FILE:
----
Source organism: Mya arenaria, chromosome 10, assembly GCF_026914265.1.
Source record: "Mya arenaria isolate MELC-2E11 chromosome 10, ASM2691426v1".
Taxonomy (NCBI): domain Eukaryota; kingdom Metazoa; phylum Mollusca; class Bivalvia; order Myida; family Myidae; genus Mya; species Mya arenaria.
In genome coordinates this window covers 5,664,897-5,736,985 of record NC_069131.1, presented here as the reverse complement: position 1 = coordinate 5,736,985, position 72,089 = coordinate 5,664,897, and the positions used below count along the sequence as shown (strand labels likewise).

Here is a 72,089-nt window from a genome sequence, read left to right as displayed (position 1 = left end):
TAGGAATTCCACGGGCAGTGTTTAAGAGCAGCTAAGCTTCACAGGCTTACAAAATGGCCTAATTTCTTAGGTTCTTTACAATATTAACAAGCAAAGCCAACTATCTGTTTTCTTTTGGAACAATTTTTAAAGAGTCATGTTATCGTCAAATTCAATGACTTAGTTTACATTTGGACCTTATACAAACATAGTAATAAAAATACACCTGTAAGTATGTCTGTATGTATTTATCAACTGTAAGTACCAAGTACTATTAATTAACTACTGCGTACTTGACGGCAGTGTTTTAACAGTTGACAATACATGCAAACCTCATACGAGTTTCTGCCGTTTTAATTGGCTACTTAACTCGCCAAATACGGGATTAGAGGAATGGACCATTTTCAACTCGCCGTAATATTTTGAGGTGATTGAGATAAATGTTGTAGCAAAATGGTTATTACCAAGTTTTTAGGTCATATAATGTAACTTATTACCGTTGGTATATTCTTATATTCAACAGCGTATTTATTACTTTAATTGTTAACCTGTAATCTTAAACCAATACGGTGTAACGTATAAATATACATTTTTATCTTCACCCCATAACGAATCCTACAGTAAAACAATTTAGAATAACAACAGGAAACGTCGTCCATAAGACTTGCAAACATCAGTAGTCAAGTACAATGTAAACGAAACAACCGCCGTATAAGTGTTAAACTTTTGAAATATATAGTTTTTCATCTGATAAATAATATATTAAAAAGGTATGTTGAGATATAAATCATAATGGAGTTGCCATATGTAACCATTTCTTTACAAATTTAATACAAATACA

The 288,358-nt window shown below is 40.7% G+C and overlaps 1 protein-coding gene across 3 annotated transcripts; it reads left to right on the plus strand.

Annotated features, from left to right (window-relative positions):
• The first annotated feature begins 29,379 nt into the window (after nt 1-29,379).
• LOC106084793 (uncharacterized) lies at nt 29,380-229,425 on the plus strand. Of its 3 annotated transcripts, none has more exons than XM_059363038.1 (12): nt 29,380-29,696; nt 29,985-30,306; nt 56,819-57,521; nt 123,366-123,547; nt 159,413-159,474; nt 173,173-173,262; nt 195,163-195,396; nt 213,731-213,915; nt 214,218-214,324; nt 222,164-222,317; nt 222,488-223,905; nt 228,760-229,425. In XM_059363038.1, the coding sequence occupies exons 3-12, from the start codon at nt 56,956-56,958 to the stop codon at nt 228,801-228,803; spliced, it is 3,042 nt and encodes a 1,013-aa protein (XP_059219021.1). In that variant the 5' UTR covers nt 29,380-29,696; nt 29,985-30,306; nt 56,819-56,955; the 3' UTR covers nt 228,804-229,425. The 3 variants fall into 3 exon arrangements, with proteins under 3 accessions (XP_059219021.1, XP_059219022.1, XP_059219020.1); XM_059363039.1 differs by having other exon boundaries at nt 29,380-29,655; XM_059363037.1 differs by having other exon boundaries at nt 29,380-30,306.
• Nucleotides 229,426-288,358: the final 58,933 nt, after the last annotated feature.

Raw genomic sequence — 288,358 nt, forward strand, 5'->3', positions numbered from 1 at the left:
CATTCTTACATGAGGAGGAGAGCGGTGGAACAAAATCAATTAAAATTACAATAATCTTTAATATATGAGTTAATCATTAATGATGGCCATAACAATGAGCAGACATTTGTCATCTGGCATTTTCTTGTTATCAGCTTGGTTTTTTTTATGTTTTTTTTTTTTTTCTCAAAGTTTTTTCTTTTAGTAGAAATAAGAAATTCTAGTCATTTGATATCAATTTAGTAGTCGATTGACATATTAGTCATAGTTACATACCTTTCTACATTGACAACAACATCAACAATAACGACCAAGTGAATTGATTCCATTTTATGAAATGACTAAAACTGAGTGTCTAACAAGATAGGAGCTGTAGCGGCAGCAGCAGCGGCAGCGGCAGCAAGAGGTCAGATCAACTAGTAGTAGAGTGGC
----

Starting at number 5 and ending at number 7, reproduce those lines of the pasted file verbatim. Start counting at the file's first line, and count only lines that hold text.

Here is a 72,089-nt window from a genome sequence, read left to right as displayed (position 1 = left end):
TAGGAATTCCACGGGCAGTGTTTAAGAGCAGCTAAGCTTCACAGGCTTACAAAATGGCCTAATTTCTTAGGTTCTTTACAATATTAACAAGCAAAGCCAACTATCTGTTTTCTTTTGGAACAATTTTTAAAGAGTCATGTTATCGTCAAATTCAATGACTTAGTTTACATTTGGACCTTATACAAACATAGTAATAAAAATACACCTGTAAGTATGTCTGTATGTATTTATCAACTGTAAGTACCAAGTACTATTAATTAACTACTGCGTACTTGACGGCAGTGTTTTAACAGTTGACAATACATGCAAACCTCATACGAGTTTCTGCCGTTTTAATTGGCTACTTAACTCGCCAAATACGGGATTAGAGGAATGGACCATTTTCAACTCGCCGTAATATTTTGAGGTGATTGAGATAAATGTTGTAGCAAAATGGTTATTACCAAGTTTTTAGGTCATATAATGTAACTTATTACCGTTGGTATATTCTTATATTCAACAGCGTATTTATTACTTTAATTGTTAACCTGTAATCTTAAACCAATACGGTGTAACGTATAAATATACATTTTTATCTTCACCCCATAACGAATCCTACAGTAAAACAATTTAGAATAACAACAGGAAACGTCGTCCATAAGACTTGCAAACATCAGTAGTCAAGTACAATGTAAACGAAACAACCGCCGTATAAGTGTTAAACTTTTGAAATATATAGTTTTTCATCTGATAAATAATATATTAAAAAGGTATGTTGAGATATAAATCATAATGGAGTTGCCATATGTAACCATTTCTTTACAAATTTAATACAAATACA

The 288,358-nt window shown below is 40.7% G+C and overlaps 1 protein-coding gene across 3 annotated transcripts; it reads left to right on the plus strand.